Impacts to aquatic ecosystems and local economies of the ERCOL by aquatic invasive species can be dramatically lessened through early detection and response. Monitoring the ERCOL for the five aquatic invasive species listed above, as well as others, is a crucial element for successful implementation of the early detection and response strategy, which must be done on a regular basis by knowledgeable personnel. Invasive species infestations found during regular monitoring efforts are presumably limited in occurrence and areal extent and therefore, less costly and easier to control. If able to successfully contain or potentially, eradicate a recently introduced aquatic invasive species by rapidly implementing control measures, then chances of spreading, growing out of control, and negatively impacting aquatic ecosystems and local economies are greatly reduced. The MDEQ- and EPA-approved Grand Traverse Bay Watershed Management Plan recognizes the need to monitoring invasive species as detailed in Task 3 under Invasive Species Implementation Task Category:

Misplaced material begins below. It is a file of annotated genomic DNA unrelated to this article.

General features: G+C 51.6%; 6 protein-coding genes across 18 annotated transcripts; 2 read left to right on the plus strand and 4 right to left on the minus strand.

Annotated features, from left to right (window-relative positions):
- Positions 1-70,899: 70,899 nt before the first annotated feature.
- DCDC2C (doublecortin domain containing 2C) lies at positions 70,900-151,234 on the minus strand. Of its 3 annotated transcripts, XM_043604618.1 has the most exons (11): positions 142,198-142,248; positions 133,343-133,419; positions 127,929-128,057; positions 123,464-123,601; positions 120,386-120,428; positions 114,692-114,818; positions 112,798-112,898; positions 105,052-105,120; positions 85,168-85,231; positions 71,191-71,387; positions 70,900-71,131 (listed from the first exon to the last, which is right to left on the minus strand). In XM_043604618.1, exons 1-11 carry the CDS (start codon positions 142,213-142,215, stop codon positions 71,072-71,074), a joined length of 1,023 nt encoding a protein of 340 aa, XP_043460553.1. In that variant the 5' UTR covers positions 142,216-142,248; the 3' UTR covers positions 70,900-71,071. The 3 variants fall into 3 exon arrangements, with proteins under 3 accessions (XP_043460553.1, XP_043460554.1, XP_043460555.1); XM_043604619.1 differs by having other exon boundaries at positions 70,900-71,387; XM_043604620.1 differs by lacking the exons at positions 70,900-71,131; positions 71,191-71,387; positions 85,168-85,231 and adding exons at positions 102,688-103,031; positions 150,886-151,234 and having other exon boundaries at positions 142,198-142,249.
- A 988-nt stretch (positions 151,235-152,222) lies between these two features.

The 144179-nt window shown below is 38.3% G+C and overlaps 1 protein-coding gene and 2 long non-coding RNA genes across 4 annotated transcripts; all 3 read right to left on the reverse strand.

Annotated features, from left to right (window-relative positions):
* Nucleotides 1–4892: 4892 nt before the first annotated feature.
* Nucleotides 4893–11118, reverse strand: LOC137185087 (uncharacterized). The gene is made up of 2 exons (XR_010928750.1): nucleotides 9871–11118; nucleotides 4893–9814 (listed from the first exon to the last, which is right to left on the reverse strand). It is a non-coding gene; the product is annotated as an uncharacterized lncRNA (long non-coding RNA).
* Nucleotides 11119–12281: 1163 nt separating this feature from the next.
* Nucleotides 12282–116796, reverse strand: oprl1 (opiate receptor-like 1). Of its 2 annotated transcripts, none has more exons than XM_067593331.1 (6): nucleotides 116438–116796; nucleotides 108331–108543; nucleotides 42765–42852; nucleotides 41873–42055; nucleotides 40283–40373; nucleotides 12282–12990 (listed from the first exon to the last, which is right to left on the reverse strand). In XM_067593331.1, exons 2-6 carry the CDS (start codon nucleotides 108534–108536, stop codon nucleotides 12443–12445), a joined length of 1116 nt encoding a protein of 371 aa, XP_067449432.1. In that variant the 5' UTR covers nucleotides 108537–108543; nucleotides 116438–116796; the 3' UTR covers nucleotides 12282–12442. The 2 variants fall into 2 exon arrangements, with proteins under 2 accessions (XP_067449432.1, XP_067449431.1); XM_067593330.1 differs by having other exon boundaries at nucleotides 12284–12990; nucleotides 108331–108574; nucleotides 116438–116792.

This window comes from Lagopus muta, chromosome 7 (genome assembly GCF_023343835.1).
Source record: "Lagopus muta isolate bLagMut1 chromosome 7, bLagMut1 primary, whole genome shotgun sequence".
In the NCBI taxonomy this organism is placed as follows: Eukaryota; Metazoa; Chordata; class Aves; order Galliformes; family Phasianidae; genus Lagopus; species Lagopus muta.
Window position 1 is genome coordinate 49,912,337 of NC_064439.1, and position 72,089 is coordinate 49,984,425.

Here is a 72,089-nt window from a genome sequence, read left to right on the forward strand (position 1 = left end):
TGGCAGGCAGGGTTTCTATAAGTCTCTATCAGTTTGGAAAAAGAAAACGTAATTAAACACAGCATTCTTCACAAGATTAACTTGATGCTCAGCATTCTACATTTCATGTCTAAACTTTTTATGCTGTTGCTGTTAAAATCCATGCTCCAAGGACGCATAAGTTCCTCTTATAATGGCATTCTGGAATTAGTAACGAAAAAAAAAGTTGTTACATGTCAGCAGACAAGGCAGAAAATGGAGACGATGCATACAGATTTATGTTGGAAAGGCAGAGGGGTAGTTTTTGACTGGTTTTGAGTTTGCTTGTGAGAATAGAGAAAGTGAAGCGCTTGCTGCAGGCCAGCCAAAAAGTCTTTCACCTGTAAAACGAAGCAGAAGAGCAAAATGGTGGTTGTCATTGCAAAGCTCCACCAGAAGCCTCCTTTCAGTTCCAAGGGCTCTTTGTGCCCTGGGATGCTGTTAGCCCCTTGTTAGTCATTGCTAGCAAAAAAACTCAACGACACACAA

• Monitor the spread of specific types of invasive species in the watershed (i.e., purple loosestrife, Eurasian watermilfoil, zebra mussels).

To ensure rapid response, the Watershed Council shares all invasives species detection information with relevant organizations, agencies, and individuals. These include stakeholders from throughout the watershed where detected, as well as regional organizations and agencies involved with water resource management. At a minimum, all invasive species data from the Elk River Chain of Lakes will be provided to the Michigan Department of Environmental Quality (MDEQ), Michigan Department of Natural Resources (MDNR), Michigan Natural Features Inventory (MNFI), and Midwest Invasive Species Information Network (MISIN).

Project Goals and Objectives

The overarching goal of the Elk River Invasives Species Monitoring Project (ERISMP) is to control the spread of aquatic invasive species through an intensive and extensive monitoring project in the ERCOL Watershed. Specific goals and objectives include the following: